Early in 1923 the Croizat family landed in New York, and thus began long years of hardship and poverty. Croizat was forced to seek menial employment at the lowest possible wages. Seeking refuge from the drudgery of his daily routine, he developed an interest in water colour painting. By 1929 he was achieving some success in this field and exhibited paintings at the Brooklyn Museum of Art, to which he sold one for the then not inconsiderable sum of S100. The Wall Street Crash of 1929/30 destroyed the American market for contemporary art works, and Croizat decided to further his artistic career in Paris.

Arriving in Paris, Croizat found it impossible to succeed as an artist primarily because of the extremely corrupt nature of the Parisian art page 6 world. As they had no work permits his wife and he were forced to return to New York. Once again the Croizats faced poverty including “times of actual starving”, which only ended when he obtained a position identifying plants assisting a topographical survey of New York parks. At this time he was a frequent visitor to the New York Botanical Gardens, where he became known to the director Dr E. D. Merrill. In 1936, Merrill was appointed Director of the Arnold Arboretum, Harvard University and he offered Croizat a job as technical assistant. Croizat writes of this period in his life:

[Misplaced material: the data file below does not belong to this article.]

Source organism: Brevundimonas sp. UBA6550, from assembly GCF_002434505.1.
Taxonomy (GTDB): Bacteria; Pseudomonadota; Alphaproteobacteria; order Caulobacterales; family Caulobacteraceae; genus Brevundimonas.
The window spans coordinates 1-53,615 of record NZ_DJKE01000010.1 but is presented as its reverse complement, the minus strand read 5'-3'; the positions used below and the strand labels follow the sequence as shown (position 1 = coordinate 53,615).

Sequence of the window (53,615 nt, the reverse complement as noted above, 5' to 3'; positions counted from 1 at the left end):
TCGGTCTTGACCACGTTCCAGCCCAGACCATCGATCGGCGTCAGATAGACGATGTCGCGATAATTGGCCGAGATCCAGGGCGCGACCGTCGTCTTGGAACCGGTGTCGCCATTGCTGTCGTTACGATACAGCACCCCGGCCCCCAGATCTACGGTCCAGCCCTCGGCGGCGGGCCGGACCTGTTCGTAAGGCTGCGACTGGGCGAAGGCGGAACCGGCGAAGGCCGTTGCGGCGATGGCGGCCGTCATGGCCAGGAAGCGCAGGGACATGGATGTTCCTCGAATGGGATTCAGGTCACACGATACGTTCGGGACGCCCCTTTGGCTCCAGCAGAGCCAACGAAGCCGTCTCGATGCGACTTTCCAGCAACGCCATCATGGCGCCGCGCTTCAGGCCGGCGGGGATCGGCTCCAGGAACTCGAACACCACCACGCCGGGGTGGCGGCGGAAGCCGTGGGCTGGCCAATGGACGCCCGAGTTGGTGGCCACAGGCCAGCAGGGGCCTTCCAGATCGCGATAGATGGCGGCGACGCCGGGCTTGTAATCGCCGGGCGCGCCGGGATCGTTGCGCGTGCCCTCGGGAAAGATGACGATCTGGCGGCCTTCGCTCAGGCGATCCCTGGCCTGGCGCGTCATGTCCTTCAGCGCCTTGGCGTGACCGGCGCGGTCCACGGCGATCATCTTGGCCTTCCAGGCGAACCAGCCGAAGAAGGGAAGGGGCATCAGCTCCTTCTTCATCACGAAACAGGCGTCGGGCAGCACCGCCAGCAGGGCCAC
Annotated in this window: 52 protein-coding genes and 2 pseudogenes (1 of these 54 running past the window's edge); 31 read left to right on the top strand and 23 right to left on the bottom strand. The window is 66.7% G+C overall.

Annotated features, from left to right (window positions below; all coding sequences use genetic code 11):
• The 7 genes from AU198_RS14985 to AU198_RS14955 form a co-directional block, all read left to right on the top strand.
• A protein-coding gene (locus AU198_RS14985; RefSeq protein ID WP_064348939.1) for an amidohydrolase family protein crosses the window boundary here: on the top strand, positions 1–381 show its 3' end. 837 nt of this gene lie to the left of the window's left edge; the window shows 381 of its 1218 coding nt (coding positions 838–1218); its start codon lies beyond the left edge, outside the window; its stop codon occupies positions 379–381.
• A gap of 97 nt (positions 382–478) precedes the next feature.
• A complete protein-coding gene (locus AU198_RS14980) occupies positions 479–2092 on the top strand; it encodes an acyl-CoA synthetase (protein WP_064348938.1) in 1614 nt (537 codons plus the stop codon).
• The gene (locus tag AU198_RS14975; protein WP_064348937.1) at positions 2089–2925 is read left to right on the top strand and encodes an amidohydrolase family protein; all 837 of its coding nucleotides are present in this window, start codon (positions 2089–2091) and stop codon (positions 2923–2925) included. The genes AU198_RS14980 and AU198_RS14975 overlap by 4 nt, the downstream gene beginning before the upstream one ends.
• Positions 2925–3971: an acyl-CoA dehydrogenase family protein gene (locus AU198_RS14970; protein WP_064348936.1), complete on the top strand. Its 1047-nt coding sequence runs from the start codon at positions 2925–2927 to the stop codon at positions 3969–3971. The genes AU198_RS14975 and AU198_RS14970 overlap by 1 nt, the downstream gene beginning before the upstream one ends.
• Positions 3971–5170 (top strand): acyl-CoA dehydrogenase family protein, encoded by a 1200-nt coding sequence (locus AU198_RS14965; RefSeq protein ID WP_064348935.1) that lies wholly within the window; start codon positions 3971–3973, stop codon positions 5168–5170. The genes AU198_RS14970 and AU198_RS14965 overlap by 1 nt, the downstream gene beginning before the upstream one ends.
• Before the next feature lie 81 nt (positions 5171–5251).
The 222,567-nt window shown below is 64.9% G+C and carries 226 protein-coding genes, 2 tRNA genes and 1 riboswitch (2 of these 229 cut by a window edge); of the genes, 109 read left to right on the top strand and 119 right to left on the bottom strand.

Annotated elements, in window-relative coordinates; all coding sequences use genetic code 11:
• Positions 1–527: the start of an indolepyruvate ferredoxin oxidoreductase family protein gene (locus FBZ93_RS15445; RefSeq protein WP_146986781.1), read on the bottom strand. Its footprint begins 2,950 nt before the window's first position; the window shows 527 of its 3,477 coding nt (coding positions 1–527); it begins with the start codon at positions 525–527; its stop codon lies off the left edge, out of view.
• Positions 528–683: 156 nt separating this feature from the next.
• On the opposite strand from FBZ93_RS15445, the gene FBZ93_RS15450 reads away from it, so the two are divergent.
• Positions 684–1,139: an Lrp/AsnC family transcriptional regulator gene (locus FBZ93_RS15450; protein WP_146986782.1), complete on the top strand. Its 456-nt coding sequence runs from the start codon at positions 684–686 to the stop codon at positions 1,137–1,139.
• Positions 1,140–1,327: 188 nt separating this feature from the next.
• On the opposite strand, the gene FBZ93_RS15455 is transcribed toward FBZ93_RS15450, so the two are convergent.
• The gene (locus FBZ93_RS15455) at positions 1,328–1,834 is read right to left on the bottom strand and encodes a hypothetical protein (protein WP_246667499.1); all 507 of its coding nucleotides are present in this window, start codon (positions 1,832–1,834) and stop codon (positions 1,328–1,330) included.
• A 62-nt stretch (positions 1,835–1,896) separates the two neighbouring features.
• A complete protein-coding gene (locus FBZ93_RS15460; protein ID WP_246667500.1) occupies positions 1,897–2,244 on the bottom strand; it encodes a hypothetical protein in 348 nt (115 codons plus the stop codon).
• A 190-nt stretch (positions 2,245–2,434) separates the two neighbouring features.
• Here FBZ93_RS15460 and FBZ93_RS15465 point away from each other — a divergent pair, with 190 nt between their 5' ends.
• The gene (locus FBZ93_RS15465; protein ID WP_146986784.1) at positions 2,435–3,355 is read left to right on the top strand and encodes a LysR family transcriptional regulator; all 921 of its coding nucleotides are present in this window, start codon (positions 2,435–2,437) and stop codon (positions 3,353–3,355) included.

“I entered my new job in 1937…and began to publish which promptly involved me in difficulties on account of the censorship I was supposed to accept, but I would not recognize. Merrill kept me on, nevertheless, as a consultant on matters of languages (I can freely handle French, Italian, Spanish, Portuguese, Latin, Russian, German and with a dictionary Greek…) and morphology, etc. This left me free of my time, and I readily conceived the project of effecting the broadest possible survey of the international streams of botanical thinking from the days of Caesalpin to the present.”

As a result of this reading Croizat accumulated three to four hundred booklets of notes, which later formed a reference base for his books and many of his papers. But he was not only a student of botanical literature. He firmly believed in testing both the writings of others and his own observations in the herbarium, whenever possible, against the study of living plants. An eminent American botanist, who knew Croizat at Harvard, writes of his skills as a botanist thus: